John Prine - John Prine (2LP, 45RPM) - AudioSoundMusic
John Prine - John Prine (2LP, 45RPM) - AudioSoundMusic
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John Prine - John Prine (2LP, 45RPM) - AudioSoundMusic
John Prine - John Prine (2LP, 45RPM) - AudioSoundMusic

John Prine - John Prine (2LP, 45RPM)

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Acoustic Guitar, Vocals - John Prine

Lead Guitar – Reggie Young (A1-4, A6 to B7)

Pedal Steel Guitar – Leo LeBlanc (A1-4, A6 to B7)

Rhythm Guitar – John Christopher (A1-4, A6 to B7)

Bass – Mike Leach (A1-4, A6 to B7)

Drums – Gene Chrisman (A1-4, A6 to B7)

Organ – Bobby Emmons (A1-4, A6 to B7)

Piano – Bobby Wood (A1-4, A6 to B7)

Bass – Neal Rosengarden (B2)

Acoustic Guitar – Steve Goodman (A5, B7)

Drums – Bishop Heywood (D4)

Fiddle – Noel Gilbert (D4)

Tambourine – Gene Chrisman (D4)

Written by John Prine


2LPs, gatefold jacket printed by Stoughton Printing

Limited numbered edition

Original analog Master tape : YES

Heavy Press : 180g

Record color : Black

Speed : 45 RPM

Size : 12'’



Record Press : Quality Record Pressings

Label : Analogue Productions - Atlantic 75 series

Original Label : Atlantic

Recorded at American Sound Studio, Memphis (all tracks except B2) and A & R Studios, New York City (B2)

Engineered by Stan Kesler

Remixed by Arif Mardin

Produced by Arif Mardin

Mastered by Ryan Smith at Sterling Sound

Liner Notes by Kris Kristofferson

Photography by Camouflage Productions, Barry Feinstein, Tom Wilkes

Design by Barry Feinstein, Tom Wilkes

Originally released in October 1971

Reissued in October 2023



Side A:

  1. Illegal Smile
  2. Spanish Pipedream
  3. Hello in There

Side B:

  1. Sam Stone
  2. Paradise
  3. Pretty Good

Side C:

  1. Your Flag Decal Won't Get You into Heaven Anymore
  2. Far from Me
  3. Angel from Montogomery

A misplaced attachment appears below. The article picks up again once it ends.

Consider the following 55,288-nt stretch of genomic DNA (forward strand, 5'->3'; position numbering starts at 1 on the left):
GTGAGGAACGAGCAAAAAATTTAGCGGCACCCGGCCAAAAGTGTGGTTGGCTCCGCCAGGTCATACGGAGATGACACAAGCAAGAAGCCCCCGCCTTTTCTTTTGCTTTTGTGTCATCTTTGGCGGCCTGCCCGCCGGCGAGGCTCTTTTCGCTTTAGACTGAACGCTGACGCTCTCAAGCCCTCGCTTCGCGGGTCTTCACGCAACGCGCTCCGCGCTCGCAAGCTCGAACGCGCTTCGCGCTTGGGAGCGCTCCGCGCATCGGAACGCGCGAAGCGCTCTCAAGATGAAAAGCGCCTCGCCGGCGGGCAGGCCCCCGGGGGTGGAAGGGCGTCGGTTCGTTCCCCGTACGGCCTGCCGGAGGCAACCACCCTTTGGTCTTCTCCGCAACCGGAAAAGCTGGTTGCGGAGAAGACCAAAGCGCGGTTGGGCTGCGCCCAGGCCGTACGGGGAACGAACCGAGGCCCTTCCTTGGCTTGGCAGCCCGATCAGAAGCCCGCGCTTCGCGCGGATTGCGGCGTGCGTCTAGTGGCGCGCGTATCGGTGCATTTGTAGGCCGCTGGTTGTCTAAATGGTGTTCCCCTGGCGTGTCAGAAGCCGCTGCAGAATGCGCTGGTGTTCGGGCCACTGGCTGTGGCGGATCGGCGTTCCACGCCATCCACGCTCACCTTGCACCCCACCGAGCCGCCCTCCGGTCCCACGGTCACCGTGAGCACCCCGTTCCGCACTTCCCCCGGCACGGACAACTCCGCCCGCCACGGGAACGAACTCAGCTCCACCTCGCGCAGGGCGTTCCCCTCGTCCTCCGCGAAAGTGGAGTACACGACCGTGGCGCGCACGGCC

Side D:

  1. Quiet Man
  2. Donald and Lydia
  3. Six O' Clock News
  4. Flashback Blues


    Rolling Stone 500 Greatest Albums of All Time - Ranked 149/500



    “We are all products of the times in which we live, to one degree or another, though some people transcend time. Listening to John Prine's 1971 debut album makes clear that he was at that time a product of it. If you want to understand the "zeitgeist of that time using music as your guide, this album is a good a place to start.

    Prine opens with an obvious song about weed but younger listeners might not get the Hoffman reference. "Spanish Pipedream" is the quintessential "get back to the country" sentiment so popular at that time but sung by a draft dodger. "Hello In There" is the albums first outright classic—one of at least four on the record—that points to midwestern disaffectedness that drives much of today's politics. It was then and remains now a very sad song.

    "Sam Stone", the one about the PTSD afflicted Vietnam vet who commits suicide with the memorable refrain " (there's a) hole in daddy's arm where all the money goes", digs into the futility of war with mordant humor. "Paradise", a song about coal miner displacement is another song of that time and of this time.

    "Pretty Good" is a Dylanesque fantasy dream that's yet another look at the futility of "it all". As for "Your Flag Decal Won't Get You Into Heaven Anymore", it's of that time too, and sadly of this time too, but again because Prine did pound it with a heavy hammer, it still works.

    If you had to pick one song as the album's classic it would of course be "Angel From Montgomery", owned by Bonnie Raitt until Susan Tedeschi grabbed a big piece of it. Fortunately there's enough there for both of them and of course John Prine too.

    1971 was a year of disaffection and ennui. The Beatles had broken up, the hippie dream was over, four kids were shot in Ohio by National Guardsmen and you had CSN&Y singing a protest song that was powerful at the time but who wants to listen now? Prine's eyeglass was focused on all of the same things but his was an ironic, detached P.O.V. that remains vital and relevant.

    The record is of that time but it is somehow of this time too, though Prine's delivery and from where in his throat he's singing obviously owes a great deal to Dylan. But that's really all he owed to Dylan; just a launching pad to his own destiny.

    Some artists are one hit wonders and one album wonders. Not Prine. He kept doing it and gathering up new fans right until the end even when sickness made a physical mess of him. His final album Tree of Forgiveness on his own Oh Boy Records released in 2018 debuted at #5 on the Billboard 200. His highest charted record. He died of complications of "the Covid hoax" at age 73.

    Almost all of this simply but tastefully arranged production was recorded at Chip Moman's original American Recording Studios, Memphis Tennessee out of which came so many hits and great sounding recordings. One track was put to tape at Phil Ramone's A&R Studios, but somehow until this reissue the recording's true sonic excellence was well hidden. This reissue cut by Ryan Smith using the original master tapes puts you in the studio with Prine and much Southern instrumental talent, or Prine in your room, or however you wish your head to arrange it.